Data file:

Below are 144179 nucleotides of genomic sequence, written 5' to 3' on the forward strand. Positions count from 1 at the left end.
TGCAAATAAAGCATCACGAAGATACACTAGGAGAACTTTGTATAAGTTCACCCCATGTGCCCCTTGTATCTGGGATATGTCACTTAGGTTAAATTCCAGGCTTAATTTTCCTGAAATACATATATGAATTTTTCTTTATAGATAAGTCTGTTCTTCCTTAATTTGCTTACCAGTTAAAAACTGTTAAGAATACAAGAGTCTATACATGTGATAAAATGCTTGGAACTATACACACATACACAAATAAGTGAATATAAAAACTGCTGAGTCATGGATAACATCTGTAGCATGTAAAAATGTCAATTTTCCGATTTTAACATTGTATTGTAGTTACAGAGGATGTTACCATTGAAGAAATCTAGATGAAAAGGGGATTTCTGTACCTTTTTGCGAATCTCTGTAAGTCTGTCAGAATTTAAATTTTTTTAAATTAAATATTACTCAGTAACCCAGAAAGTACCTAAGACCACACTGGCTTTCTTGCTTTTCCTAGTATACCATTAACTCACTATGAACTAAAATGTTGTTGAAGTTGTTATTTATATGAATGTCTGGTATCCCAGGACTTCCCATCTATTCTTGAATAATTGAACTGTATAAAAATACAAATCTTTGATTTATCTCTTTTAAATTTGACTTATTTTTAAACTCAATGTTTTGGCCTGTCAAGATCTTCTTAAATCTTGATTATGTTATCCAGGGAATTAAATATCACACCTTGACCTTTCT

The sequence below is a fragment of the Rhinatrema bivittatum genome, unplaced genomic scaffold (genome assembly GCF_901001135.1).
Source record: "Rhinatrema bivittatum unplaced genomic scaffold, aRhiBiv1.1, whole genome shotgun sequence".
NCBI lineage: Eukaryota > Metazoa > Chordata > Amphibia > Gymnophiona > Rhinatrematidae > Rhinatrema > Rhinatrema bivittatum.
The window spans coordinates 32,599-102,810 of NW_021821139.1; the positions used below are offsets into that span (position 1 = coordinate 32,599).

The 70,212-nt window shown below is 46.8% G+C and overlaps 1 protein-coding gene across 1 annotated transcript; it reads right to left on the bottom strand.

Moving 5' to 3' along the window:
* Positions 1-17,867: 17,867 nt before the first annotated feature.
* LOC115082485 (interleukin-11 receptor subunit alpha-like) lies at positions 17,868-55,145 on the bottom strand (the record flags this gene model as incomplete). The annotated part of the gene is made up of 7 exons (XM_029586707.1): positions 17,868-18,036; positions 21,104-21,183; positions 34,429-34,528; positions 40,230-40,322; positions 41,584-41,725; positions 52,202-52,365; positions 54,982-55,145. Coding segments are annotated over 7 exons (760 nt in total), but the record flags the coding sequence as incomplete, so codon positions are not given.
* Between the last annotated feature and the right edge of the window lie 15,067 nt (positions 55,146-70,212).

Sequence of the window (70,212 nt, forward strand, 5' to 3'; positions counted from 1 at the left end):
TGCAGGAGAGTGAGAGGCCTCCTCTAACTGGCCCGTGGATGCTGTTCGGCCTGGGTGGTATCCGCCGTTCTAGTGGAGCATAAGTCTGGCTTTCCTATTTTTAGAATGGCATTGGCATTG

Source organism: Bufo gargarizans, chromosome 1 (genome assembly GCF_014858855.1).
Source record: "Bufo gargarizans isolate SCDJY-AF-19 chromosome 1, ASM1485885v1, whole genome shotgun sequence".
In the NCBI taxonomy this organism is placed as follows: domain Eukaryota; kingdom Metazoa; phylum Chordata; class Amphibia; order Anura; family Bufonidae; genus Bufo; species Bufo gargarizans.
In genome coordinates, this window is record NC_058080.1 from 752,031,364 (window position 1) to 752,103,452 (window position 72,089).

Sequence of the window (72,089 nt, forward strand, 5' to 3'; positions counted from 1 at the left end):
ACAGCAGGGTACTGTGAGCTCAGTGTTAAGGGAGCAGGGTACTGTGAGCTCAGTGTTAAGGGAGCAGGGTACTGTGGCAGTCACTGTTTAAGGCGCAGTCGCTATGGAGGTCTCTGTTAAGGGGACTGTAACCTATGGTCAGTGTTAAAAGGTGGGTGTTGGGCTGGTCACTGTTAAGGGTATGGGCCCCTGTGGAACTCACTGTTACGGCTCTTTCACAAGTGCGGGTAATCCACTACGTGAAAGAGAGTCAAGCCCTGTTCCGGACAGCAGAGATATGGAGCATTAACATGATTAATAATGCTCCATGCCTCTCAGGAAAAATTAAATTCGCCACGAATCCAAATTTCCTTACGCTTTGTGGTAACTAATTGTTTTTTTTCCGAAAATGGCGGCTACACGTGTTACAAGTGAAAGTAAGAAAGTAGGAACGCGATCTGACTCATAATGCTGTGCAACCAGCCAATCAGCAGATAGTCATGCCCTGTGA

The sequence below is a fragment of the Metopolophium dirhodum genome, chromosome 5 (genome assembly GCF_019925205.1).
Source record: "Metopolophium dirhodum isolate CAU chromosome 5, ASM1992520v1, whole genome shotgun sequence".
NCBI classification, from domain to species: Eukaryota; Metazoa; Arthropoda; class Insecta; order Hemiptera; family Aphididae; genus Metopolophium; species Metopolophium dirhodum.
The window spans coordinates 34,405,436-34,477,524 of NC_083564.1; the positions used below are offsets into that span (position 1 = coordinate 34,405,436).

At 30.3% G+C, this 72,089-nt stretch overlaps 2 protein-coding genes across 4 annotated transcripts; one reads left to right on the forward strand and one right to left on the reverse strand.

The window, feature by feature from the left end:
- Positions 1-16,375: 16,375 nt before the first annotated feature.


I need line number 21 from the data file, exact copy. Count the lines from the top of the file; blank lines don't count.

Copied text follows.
Source record: "Metopolophium dirhodum isolate CAU chromosome 5, ASM1992520v1, whole genome shotgun sequence".